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Forced fundraising

May 24, 2008

Re "Schools can't spare time or dimes for field trips," May 19

For those of us with children in school, it's not news that there's no money for field trips. That's what those catalogs with $10 rolls of wrapping paper, forgettable trinkets and chocolate bars that parents bring to work and children take to their neighbors are all about.

Across California, PTAs and booster clubs have been paying for field trips and assemblies because school districts can't afford to provide them.

School parent groups work hard to ensure that all students have access to the kind of enrichment a child gets from a field trip to a hands-on science museum, a local art museum or, if they're lucky, a historical reenactment center that brings Colonial America to life.

PTA moms never set out to be fundraisers. But we see the greater good and find ourselves enthusiastically hawking wrapping paper because we have no other way of raising the funds.

So the next time the neighbor kid shyly asks you if you would like to buy one of those chocolate bars, remember back to your grade-school field trips and go ahead and buy one. No, make that two bars, and one roll of wrap.

Denise Clary Wilson

Culver City

The writer is the president of the PTA at El Rincon Elementary School.

I find it hard to accept that schools don't have money for field trips. In the worst of economic times, the district that I worked for always had money for:

sending administrators on expensive weekend conferences;

hiring consultants to advise on matters that could have been handled by any reasonably well-educated individual already being paid by the district;

repairing the front office, when classrooms needed it more;

creating Taj Mahals at the district office or county offices;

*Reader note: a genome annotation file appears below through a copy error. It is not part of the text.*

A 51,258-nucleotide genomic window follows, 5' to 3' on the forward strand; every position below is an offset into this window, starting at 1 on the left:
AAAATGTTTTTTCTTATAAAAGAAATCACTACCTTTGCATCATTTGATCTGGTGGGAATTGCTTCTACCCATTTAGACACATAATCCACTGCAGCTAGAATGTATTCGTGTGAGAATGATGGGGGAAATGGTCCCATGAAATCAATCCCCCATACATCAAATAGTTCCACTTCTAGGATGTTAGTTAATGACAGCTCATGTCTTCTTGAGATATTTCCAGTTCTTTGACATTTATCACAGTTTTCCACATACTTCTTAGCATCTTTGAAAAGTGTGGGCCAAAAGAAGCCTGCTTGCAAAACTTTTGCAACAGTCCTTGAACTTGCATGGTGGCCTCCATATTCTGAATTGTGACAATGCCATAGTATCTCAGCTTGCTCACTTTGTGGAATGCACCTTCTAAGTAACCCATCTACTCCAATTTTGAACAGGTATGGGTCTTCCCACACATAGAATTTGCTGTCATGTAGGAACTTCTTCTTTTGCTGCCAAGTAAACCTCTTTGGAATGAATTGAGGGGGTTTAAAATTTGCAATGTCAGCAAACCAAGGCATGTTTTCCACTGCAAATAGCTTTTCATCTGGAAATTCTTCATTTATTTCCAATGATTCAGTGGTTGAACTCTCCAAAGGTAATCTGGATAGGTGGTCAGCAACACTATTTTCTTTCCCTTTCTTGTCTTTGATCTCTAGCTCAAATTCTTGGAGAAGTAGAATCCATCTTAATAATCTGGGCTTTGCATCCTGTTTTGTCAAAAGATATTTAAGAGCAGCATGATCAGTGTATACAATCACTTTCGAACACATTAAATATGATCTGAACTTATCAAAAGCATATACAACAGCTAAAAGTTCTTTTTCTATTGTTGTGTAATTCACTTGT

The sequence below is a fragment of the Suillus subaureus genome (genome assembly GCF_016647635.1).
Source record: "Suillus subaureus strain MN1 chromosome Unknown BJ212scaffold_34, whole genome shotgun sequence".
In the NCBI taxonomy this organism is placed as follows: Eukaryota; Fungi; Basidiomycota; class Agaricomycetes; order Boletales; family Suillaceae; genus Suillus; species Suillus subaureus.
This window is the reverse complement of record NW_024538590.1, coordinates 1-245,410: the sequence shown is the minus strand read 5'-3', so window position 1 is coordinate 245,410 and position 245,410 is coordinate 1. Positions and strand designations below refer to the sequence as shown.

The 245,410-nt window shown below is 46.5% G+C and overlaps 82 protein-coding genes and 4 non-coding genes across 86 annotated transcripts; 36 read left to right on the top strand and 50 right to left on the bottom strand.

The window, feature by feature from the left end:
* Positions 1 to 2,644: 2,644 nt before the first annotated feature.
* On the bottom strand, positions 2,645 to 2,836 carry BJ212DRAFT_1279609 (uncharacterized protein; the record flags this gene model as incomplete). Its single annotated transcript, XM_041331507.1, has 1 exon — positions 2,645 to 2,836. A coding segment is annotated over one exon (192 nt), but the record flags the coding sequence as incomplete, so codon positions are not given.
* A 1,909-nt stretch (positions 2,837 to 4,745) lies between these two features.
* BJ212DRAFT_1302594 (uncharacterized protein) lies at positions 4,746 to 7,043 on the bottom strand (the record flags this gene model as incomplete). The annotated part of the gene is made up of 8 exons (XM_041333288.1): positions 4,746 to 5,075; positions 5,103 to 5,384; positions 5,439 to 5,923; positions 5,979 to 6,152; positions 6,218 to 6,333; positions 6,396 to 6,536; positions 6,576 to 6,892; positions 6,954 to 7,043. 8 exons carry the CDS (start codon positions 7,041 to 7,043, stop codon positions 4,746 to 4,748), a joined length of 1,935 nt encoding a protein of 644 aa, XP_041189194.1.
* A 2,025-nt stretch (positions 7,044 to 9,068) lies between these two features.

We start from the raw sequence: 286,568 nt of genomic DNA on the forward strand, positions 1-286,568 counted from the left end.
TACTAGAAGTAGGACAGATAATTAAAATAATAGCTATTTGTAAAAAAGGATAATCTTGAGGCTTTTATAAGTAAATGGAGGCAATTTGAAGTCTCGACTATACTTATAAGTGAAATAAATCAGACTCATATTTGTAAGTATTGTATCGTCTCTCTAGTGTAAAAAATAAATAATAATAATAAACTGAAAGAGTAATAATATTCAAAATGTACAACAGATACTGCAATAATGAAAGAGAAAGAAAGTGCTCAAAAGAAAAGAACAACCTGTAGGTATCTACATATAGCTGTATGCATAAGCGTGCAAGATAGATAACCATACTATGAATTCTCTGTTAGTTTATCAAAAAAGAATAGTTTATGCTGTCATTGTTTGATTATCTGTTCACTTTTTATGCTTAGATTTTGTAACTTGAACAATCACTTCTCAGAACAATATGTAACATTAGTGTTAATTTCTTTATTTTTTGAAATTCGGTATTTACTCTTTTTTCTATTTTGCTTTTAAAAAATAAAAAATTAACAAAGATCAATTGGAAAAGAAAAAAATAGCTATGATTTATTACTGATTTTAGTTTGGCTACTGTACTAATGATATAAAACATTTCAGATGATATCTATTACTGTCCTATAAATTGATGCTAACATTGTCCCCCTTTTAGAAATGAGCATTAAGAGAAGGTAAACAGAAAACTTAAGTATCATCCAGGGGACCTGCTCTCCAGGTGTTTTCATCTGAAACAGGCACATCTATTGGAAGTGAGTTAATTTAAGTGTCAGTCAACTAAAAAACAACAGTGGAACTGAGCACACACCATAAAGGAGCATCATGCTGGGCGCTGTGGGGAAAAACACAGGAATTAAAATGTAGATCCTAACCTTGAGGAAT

keeping the buses running for sporting events but not for academic field trips;

buying out the contract of an incompetent superintendent.

Bill D. Holder

Cypress

There is no substitute for introducing children to works of art through a visit to a museum. Each year, the Getty Museum hosts nearly 115,000 students, funding bus transportation for more than 32,000 students from Title I schools. For many of these children, this is their first visit to a museum.

The Getty is fortunate to have the resources to help, but we cannot assist every school in need. To expand our ability to reach students directly, we offer free workshops and curricula for teachers at all levels, geared to the state content standards. But the best classroom programs in the world cannot match the experience of seeing a Rembrandt or a Gauguin for the first time.

In an era when schools are struggling to provide the basics for students, field trips might seem like a luxury. But we believe that cultural awareness, creativity and aesthetic enjoyment are essential to a child's education. We applaud the efforts of corporations to help fund field trips. We hope more companies will follow their example.

Michael Brand

Director

J. Paul Getty Museum

Los Angeles

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